Plantar epidermis of the guinea pig and characteristics of the stratum corneum

Spearman, R.I.; Hardy, J.A.

Acta Anatomica 91(2): 196-204

1975


ISSN/ISBN: 0001-5180
PMID: 1146477
DOI: 10.1159/000144384
Accession: 016679905

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Abstract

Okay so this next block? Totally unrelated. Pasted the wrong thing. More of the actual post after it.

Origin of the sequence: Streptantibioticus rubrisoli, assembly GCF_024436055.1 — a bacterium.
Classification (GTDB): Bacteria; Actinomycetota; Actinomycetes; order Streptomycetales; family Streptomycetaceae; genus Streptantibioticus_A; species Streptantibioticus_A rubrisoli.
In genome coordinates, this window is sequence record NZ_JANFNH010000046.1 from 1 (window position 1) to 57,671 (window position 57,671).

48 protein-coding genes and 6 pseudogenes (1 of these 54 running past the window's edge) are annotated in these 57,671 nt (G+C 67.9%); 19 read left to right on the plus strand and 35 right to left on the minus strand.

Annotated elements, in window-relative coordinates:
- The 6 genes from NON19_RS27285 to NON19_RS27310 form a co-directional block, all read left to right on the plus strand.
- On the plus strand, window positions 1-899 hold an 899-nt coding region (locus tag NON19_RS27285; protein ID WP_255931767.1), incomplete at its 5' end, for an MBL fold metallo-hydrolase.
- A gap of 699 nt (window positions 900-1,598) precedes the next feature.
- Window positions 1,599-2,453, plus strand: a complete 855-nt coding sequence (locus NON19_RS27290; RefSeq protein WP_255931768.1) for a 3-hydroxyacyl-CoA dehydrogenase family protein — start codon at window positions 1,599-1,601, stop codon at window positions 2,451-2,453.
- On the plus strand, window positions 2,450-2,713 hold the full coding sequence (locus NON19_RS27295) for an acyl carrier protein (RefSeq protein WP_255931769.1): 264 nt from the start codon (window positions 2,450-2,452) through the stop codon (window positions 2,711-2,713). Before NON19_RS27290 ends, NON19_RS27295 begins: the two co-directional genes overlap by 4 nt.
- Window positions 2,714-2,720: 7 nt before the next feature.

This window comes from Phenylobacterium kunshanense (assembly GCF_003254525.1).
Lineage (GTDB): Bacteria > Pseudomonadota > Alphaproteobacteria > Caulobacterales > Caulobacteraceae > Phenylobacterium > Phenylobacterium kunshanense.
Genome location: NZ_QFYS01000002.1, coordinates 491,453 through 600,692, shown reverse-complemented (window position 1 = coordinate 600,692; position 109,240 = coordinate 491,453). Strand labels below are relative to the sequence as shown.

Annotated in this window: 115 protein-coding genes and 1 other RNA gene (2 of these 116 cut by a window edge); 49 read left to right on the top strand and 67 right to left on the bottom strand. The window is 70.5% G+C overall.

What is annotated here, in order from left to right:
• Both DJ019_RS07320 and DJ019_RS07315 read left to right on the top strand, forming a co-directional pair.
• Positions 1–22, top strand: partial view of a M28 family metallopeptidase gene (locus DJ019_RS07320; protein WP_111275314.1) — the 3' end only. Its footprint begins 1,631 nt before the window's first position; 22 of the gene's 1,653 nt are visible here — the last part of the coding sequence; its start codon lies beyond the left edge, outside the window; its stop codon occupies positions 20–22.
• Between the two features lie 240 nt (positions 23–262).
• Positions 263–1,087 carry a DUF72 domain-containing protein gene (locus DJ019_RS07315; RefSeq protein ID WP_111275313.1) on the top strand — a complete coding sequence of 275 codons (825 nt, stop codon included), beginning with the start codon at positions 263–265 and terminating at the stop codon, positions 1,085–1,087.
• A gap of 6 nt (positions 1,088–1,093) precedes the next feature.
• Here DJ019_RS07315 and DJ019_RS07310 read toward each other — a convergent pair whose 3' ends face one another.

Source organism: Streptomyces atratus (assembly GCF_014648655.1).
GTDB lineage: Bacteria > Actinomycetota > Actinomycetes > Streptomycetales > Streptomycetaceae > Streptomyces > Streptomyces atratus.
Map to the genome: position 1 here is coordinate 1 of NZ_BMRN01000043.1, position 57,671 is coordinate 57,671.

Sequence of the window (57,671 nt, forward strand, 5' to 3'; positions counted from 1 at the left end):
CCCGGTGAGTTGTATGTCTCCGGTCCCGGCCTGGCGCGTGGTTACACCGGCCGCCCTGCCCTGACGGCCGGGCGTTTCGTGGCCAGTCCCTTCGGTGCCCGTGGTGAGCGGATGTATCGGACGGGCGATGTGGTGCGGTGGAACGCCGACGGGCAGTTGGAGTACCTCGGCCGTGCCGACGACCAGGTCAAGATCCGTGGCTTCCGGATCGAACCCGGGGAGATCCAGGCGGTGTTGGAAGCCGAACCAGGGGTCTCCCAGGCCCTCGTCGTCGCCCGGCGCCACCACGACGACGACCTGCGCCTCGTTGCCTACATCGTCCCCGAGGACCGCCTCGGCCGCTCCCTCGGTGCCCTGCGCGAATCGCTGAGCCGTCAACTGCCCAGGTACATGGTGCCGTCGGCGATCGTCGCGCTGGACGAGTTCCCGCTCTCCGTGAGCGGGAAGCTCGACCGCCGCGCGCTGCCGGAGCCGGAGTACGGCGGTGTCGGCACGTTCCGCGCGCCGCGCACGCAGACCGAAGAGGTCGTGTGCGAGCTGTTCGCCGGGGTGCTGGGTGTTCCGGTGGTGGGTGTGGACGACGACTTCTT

The guinea pig plantar epidermis was examined by light-microscopical histochemical methods and by transmission electron microscopy. Autolysis of cell structure was much less complete in guinea pig plantar horny layer than in the back, and stainable cytoplasm was retained in keratinized cells but organelles were lost except for some degraded ultrastructural remnants. By light microscopy the whole thickness of the horny layer showed bound phospholipid and bound cysteine, and there was a weak cystine reaction at the peripheries of the keratinized cells. In ultrastructure the keratohyalin contained slightly larger subparticles than in the back skin. The horny layer was not divisible into basal, intermediate and superficial regions as in hairy skin. The stratum lucidum of light microscopy was not defined in electron micrographs. Osmium-stained cytoplasmic material was retained in horny cells about to be desquamated, in contrast to the empty appearance of these cells in hairy skin. Epidermal cells in plantar skin have ultrastructural cytoplasmic processes which are longer than they are broad. In the horny layer these interdigitate with those of neighbouring cells and are held together by lateral demonsomal junctions. Probably this gives mechanical strength against shearing forces experienced by the plantar horny layer.